Saturday, 11 January 2020

The Deaf and Mental Health (II).

Image result for mental health
Following on from the Scandal at Bury Hospital, ATR contacted leading areas of BSL interpreters including the ASLI, SignHealth, and Signature, and asked the basic question 'How many UK Interpreters of British Sign Language had a specialisation in Deaf Mental Health? and none of the areas quoted said there were ANY quotable records of such specialisation, but, what transpired at Bury was the statement 'BSL Interpreters needed a minimum level 4 BSL attainment, to work in such 'specialised' areas..", although an investigation was carried out into poor support for the deaf at that institution nobody asked if the interpreters were qualified in deaf mental health.  The CQC (Care quality commission) failed to ask the question regarding the deaf area, which suggests they are out of their depth in deaf areas or satisfied no specialisation is needed so long as BSL is there?  That seems to challenge BDA/cultural demands FOR specialisation.

It also raises the question why, areas that promote BSL and e.g. charities like the dedicated BDA, demanded such specialisation yet agreed on non-specialist terps at Bury?  If level 4 is an accepted level of deaf support for the deaf sign user with mental health issues, then why have these BSL areas objected to level 4 terps assisting with localised mental health teams?  (And why in local authority areas up and down the country they are quite happy to provide level 2 BSL as deaf support in other care areas, including deaf Alzheimer patients).

By demanding a specialisation that does not actually exist, has a trainee program or is being lobbied for, they, in essence, are accepting deaf patients need to be exported out of areas their families and friends live in, to get the support that isn't there, just different interpreters.  

BSL is a means of communication for some deaf people but the lack of other essential skills a BSL terp needs when specialist health and legal support areas are involved, is accepted as unnecessary, it's a good job Consultants don't work that way.  Are BSL terps assuming there is no point in specialising as these deaf would not understand the technical terms or explanations anyway?  Because they don't either?

The ATR mini-survey was a tentative follow-on to checks on Preston, Manchester, Bath and London deaf specialist centres as well as the recent documented Bury hospital problem where deaf care was said to be bloody awful mostly, it just said deaf support requirement was minimum level 4, but no other specialisation was required.  There did not seem to be valid, proof that psychologists and psychiatrists themselves were well-versed in BSL but were also relying on BSL Terps themselves.  

It is claimed the BDA among others demanded stand-alone 'specialised' MH areas all in BSL and these places are all there is.  At Bury, there were no checks by police or social services on support staff either.

Like most current BSL campaigns, It's the 'cart before horse' approaches that demand/insist on a specialisation that nobody is training for at present and no program of training is extant.  Are Mental health professionals in deaf areas being sold a cultural argument and not a valid clinical support program?  Is 'deaf depression' a different depression to someone with hearing having that?' Apparently, the cultural area says yes it is.  This does not seem so given only the communication is different and only then because medical staff don't know it.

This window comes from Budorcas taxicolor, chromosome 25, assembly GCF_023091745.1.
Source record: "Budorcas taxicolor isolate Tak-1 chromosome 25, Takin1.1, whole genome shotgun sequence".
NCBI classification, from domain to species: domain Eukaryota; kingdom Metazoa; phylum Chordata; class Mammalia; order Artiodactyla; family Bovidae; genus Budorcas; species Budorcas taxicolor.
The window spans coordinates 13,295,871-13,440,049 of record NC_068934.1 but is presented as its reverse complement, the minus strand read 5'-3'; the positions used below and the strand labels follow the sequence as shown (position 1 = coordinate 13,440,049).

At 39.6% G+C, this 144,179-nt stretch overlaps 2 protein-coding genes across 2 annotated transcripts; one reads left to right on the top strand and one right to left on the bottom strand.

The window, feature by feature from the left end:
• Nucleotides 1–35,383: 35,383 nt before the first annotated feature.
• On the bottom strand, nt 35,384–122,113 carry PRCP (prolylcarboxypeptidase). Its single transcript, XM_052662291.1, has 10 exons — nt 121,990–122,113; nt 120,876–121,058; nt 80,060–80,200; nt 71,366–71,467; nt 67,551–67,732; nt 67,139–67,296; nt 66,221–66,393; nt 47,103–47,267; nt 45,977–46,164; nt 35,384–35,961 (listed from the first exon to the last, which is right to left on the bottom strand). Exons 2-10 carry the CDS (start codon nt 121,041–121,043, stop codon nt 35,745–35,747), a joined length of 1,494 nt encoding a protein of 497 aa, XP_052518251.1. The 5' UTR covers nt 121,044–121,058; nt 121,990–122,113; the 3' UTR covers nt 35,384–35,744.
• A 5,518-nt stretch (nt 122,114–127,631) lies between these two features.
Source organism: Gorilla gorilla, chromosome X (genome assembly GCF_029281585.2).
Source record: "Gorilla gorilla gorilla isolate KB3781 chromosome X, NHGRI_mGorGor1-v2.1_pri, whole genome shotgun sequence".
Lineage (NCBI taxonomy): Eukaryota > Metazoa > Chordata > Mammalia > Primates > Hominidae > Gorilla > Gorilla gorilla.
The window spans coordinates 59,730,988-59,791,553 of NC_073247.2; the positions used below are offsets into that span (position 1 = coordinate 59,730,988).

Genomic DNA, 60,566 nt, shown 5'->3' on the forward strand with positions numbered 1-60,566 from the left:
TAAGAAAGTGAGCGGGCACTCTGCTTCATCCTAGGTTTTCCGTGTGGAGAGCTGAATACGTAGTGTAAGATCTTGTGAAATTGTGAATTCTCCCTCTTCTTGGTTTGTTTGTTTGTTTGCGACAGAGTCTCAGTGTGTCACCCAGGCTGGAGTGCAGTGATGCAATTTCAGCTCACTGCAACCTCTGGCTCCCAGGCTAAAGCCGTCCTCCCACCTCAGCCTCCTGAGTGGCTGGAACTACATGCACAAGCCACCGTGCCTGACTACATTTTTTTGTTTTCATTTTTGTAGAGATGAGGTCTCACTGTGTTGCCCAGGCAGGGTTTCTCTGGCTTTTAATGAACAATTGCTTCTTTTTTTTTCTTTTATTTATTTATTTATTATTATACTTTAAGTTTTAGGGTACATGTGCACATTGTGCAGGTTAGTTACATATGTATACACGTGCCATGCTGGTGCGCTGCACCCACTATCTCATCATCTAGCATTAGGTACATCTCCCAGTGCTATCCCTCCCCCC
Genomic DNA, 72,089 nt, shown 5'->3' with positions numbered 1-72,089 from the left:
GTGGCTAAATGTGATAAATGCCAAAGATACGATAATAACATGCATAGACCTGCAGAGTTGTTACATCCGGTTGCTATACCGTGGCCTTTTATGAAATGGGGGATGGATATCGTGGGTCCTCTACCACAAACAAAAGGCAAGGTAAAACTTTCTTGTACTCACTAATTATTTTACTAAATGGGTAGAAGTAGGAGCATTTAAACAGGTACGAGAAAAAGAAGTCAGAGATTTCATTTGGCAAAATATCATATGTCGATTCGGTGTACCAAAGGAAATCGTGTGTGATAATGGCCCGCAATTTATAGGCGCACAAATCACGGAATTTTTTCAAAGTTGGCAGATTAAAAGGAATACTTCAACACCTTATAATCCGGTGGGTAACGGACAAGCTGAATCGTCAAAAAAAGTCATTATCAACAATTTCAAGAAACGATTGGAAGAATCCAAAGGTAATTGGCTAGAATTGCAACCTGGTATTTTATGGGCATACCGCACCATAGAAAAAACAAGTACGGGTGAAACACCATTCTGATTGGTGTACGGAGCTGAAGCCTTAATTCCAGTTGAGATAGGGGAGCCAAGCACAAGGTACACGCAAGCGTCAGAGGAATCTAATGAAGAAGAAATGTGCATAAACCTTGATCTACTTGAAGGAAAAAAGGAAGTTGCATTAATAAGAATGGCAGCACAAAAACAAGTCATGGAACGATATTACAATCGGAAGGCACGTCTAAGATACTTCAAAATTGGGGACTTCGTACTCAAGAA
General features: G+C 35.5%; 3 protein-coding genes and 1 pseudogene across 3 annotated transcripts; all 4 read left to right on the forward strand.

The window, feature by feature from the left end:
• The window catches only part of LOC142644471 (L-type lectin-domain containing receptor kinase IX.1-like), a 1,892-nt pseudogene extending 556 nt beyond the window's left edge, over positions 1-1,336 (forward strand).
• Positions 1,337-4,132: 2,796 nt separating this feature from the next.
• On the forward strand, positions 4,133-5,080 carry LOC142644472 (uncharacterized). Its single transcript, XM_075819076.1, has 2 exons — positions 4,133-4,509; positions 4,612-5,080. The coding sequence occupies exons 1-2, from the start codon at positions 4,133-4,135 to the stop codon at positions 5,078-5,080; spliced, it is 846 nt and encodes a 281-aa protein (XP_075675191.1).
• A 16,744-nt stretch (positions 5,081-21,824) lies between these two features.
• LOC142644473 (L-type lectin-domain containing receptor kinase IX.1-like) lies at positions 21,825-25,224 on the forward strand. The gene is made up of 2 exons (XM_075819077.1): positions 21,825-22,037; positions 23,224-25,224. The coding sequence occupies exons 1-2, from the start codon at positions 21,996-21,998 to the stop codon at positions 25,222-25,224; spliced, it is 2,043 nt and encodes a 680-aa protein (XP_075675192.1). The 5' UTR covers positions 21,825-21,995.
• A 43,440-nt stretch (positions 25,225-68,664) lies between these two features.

We get the same 'demands' regarding education, and there again the staff do not exist to provide what they are demanding there either.   E.G. lip speakers specialise in legal matters, and rumours there are BSL terps who specialised in medical matters but they just seem minimal and localised to 3 major cities only, again, we are unable to get any numbers or background on such skills.  The RAD claim to specialise in legal matters via BSL, but are restricted to one area of the UK, but health area specialisation?

Rank and file deaf BSL users just accept the terp is all things to everyone deaf, and this is not the case. A terp needs to understand the detail even to simplify it for the patient.  If it is just a qualification to sign is all that is needed, then specialist deaf centres are not needed are they?  BSL terps already provide access to GP's and Hospitals etc.. so why not local mental health teams?

They say the only other 'specialisation' needed apart from the BSL one is a 'general awareness' of deaf culture.  We fail to see how knowledge of 1880s Milan is going to help them in the 21stc to treat patients deaf with mental health problems but...  If the terp has no specialisation, or care staff, and the diagnostic Medical staff no BSL, then how does support work?   'He said, she said, so do this?'  If the BSL community wants the sort of access and choices hearing have, then, they have to have the specialisation that go with it.  

These issues transcend the drive for cultural recognition as this is about real need, and real support surelyAreas like anxiety and depression are also NOT deaf specific, why are BSL lobbies determined to isolate these deaf by specialisation?  It is hardly inclusion is it?  It would also seem that protective and investigative areas like the CQC or health Inspectorate, to ensure clinical and care support is applied properly, stands back from the deaf area unsure what IS required so unqualified support is running deaf care?

2 comments:

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